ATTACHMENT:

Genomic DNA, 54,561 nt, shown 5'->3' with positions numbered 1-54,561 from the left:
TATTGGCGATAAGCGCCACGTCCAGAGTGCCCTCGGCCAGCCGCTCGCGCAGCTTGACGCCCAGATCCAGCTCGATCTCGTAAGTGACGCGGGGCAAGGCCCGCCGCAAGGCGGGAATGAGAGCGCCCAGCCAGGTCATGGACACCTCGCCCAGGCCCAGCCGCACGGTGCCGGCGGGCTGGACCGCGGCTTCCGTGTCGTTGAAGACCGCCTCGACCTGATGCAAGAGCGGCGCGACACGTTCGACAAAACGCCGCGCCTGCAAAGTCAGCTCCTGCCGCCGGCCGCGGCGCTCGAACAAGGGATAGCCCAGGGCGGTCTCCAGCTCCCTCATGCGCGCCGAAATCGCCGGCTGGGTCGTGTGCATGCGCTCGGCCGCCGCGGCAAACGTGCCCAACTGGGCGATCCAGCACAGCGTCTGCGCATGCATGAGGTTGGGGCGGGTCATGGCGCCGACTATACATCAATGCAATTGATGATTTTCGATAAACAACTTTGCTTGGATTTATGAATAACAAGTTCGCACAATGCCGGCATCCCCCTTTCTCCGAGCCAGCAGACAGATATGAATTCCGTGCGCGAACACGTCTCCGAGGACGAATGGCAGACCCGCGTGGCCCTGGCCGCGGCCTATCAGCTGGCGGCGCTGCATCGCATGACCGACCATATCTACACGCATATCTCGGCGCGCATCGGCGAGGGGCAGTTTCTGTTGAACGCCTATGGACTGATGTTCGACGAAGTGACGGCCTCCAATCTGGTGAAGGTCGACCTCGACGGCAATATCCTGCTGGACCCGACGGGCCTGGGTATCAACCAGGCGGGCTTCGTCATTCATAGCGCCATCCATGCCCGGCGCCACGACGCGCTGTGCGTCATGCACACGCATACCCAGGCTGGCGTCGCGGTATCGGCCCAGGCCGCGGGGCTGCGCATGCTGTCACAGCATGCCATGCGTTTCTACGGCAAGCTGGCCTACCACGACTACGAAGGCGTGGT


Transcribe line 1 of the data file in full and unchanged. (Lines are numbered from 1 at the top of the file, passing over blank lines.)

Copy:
Genomic DNA, 54,561 nt, shown 5'->3' with positions numbered 1-54,561 from the left: